Clown fish in Papua New Guinea (photo: Nick Hobgood, Creative Commons 3.0)
In this week’s trip beyond the headlines, Peter Dykstra tells host Steve Curwood that ocean acidification seems to alter a fish’s sense of smell, and examines the origins of the word Luddite.
CURWOOD: Time now to voyage beyond the headlines now with Peter Dykstra. He's the publisher of Environmental Health News, EHN.org, and DailyClimate.org and joins us as usual on the line from Conyers, Georgia. Hi there, Peter.
DYKSTRA: Well, hi there. Riddle me this, Steve: How do you get a fish not to smell?
CURWOOD: Let’s see. Uh, the refrigerator?
DYKSTRA: Well, if they’re still in the ocean, fish apparently can’t smell as well if they’re in acidified waters.
CURWOOD: OK. Tell me, Peter. How do you get ocean fish to do a sniff test?
DYKSTRA: Well, here’s something that was just published in the journal Nature Climate Change, our reporter Brian Bienkowski wrote up a summary of the research. Scientists from Australia and the U.S. studied reef fish near Papua New Guinea. And fish living in naturally acidic waters near volcanic seeps behaved differently in the study than fish in more chemically normal water.
CURWOOD: Well, if I were a fish near volcanic vent I think I might be a bit more careful.
DYKSTRA: Well, first of all, Steve, you’re not a fish, and actually the acidity makes them less careful, according to this research. They didn’t avoid their predators’ smell, the fish didn’t hide themselves for nearly as long. The scientists say there weren’t fewer fish in the more acidic water, just fish that behaved differently.
CURWOOD: But as more carbon goes into the atmosphere making ocean waters more acidic, this could be another huge impact then of global harming. What else do you have?
DYKSTRA: Well, you know, people concerned about climate change spend a lot of mental energy worrying about coal, and oil, and gas and other greenhouse gas producers, but nobody ever gets worked up over cows. Well, Steve, that’s why the Innovation Center for U.S. Dairy - and here I go in my best radio voice - is developing the Cow of the Future.
CURWOOD: Oh, get out.
DYKSTRA: No, it’s for real. The Innovation Center is funded by the dairy industry. It partners with groups like the World Wildlife Fund, and one of their biggest projects is to reduce methane emissions from cows. Of course, there are almost 90 million cows in the United States, and methane is a much more potent greenhouse gas than carbon dioxide.
CURWOOD: Peter, I think I know the answer to this, but why don’t you give us the poop on cows and methane?
DYKSTRA: Well, I don’t want to bring the FCC down on you for indelicate language, but let’s just say that cows have tailpipes, too. And they burp, and they poop, and they’re associated with farm equipment that contributes its own emissions. The Innovation Center has a goal of reducing cows’ carbon hoofprint by 25 percent in the next few years, partly by making dairy farming more efficient.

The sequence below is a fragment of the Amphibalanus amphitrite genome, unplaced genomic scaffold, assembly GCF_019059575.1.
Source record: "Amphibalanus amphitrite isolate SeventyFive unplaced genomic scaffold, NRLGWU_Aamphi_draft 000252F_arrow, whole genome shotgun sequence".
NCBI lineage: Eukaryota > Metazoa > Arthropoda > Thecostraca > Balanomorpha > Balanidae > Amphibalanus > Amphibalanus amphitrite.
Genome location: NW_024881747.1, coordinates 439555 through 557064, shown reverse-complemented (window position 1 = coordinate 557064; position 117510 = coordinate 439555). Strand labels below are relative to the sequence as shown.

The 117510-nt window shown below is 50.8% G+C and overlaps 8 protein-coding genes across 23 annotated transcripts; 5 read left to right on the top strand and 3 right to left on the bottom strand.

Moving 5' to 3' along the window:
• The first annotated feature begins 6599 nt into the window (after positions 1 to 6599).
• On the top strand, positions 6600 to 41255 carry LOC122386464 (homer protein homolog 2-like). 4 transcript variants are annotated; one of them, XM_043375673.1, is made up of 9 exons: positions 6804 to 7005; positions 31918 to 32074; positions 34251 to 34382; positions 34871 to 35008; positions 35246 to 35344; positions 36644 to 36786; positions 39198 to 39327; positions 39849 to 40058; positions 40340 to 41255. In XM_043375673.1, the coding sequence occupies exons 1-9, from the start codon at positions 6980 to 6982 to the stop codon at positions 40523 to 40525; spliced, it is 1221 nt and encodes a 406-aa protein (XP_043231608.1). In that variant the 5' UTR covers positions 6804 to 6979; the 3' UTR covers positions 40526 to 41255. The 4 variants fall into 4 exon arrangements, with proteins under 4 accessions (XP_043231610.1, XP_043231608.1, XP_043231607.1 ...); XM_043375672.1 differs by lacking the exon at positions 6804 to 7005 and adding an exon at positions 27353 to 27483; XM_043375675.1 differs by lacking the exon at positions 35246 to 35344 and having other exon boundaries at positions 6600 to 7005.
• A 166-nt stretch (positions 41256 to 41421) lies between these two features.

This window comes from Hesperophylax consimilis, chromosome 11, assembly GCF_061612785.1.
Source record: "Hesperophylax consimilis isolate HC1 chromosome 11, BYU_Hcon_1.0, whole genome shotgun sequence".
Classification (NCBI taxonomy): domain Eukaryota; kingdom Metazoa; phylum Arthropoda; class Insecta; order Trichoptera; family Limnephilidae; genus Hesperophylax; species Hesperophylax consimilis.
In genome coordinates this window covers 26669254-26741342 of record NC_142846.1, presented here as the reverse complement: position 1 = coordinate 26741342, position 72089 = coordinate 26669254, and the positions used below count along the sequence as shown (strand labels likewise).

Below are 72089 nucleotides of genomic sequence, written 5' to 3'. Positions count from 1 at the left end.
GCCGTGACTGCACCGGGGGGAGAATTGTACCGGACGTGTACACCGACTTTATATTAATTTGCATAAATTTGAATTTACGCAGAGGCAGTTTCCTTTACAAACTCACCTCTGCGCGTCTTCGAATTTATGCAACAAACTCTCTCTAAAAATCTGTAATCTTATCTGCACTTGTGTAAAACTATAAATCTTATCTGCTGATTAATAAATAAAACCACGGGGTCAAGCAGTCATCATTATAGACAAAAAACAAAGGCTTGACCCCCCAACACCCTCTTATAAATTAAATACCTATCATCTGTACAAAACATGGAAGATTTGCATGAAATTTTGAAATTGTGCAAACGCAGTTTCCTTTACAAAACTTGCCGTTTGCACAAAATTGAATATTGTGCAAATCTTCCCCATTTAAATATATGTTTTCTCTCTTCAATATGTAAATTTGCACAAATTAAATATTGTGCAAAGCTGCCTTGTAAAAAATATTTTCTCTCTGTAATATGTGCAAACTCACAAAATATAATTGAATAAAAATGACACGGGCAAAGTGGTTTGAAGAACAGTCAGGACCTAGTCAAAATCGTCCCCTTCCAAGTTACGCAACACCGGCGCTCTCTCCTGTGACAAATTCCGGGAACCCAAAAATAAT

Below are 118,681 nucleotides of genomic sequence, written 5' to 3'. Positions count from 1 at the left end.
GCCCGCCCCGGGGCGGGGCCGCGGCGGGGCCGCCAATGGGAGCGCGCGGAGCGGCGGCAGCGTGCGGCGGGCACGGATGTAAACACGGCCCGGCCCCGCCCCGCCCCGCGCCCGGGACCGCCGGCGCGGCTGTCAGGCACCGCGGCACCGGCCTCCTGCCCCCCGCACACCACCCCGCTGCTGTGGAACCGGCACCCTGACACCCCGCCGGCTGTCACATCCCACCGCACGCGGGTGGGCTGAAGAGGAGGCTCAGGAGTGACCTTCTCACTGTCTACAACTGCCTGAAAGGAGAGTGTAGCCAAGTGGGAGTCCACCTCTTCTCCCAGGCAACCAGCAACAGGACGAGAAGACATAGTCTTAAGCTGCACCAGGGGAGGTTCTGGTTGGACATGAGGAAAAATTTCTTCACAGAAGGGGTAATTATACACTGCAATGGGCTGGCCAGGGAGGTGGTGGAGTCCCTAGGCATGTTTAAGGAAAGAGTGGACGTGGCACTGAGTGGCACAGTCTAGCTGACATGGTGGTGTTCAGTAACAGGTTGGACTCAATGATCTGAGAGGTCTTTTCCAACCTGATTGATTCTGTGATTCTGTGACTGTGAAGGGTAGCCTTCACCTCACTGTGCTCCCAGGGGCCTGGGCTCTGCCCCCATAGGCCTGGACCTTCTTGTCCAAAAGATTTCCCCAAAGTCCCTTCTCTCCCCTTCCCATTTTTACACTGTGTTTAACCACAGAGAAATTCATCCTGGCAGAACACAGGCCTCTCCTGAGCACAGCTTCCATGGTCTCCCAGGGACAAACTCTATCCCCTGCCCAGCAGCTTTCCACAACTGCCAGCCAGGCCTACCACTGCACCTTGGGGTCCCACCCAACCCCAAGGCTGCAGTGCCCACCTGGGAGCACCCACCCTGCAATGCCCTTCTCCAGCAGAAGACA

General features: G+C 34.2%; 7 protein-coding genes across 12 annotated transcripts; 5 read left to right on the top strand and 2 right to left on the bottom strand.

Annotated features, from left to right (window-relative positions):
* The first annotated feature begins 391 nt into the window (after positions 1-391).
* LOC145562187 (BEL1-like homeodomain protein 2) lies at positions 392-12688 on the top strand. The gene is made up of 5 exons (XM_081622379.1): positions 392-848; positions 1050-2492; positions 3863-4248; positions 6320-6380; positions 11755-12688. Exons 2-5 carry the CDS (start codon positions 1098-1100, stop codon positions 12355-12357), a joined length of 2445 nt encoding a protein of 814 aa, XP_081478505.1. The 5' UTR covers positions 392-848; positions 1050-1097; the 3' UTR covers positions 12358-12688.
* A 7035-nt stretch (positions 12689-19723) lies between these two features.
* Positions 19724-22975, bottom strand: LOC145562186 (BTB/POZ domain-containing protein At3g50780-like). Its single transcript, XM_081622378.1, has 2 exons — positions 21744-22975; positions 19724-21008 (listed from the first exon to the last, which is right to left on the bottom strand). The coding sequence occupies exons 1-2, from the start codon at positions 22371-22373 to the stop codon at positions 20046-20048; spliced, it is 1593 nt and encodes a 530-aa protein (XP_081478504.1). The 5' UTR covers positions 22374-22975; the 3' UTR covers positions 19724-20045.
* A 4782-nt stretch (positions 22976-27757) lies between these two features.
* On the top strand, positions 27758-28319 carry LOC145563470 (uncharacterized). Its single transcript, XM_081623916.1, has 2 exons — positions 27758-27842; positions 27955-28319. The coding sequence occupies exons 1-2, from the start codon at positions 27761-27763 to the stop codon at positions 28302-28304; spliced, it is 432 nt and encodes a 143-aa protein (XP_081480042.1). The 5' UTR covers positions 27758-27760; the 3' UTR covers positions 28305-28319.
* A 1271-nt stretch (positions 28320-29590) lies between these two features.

CURWOOD: But I see a little red flag here. When you hear “more efficient” farming, it often means more factory farms, which have their own environmental baggage and the cows don’t much like them either.
DYKSTRA: Yeah, you may be right that there’s a huge contradiction there, but the industry says they’re working on strategies to recover biogas from dairy farms, meaning from cows, instead of just releasing it. So we’ll see what happens.
CURWOOD: OK, Peter. What do you have on the calendar for us this week?
DYKSTRA: Well, I was thinking about one of the insults that’s often hurled at environmental advocates. They’re called “luddites.” The problem here is, I’m not sure that many of the people involved in this, including the accusers, have any idea what the name “luddite” means, or where it comes from.
CURWOOD: You have the floor...
DYKSTRA: Let’s journey back to about 1812. The Luddites were a group mostly of artisans and craftsmen. Their skills were less needed as the industrial revolution started up and mills began to take over their work. When the Luddites got mad, they attacked the mills. They burned and wrecked new machinery. But both the high and low point for the Luddite movement was 202 years ago this week, 1,000 of them got together they massed to destroy a mill, but they were driven back by an even bigger group gathered to protect the mill, and in the battle two Luddites died.
CURWOOD: And so where does the name come from?
DYKSTRA: It comes from Ned Ludd. There’s a dispute whether or not Ned Ludd really existed, but he ended up having thousands of followers. He was said to be a teenager, sometimes described as a “dull-witted” teenager. He allegedly smashed a textile loom and started a movement. Dull-witted Ned became known eventually as “King Ludd” or “Captain Ludd” as the legend grew. Oh, and by the way, some of the stories say he lived in Sherwood Forest in Nottingham.
CURWOOD: So he shared mythological turf with Robin Hood, huh?
DYKSTRA: Yeah, and they both lived in a part of England that apparently had chronic law enforcement problems and lousy Sheriffs.
CURWOOD: Anything else before you go, Peter?
DYKSTRA: Just wanted to give a shout out to two environmental journalism colleagues, Dan Fagin wrote a tremendous book called “Tom’s River” that won the Pulitzer for nonfiction. Chris Hamby from the Center for Public Integrity did a great investigative series - it also won a Pulitzer. He reported on coal miners and black lung disease.
CURWOOD: And congratulations to them both. Peter Dykstra is publisher of Environmental Health News and the DailyClimate.org. Thanks so much for taking the time today, Pete.
DYKSTRA: Thanks a lot, Steve. We’ll talk to you soon.
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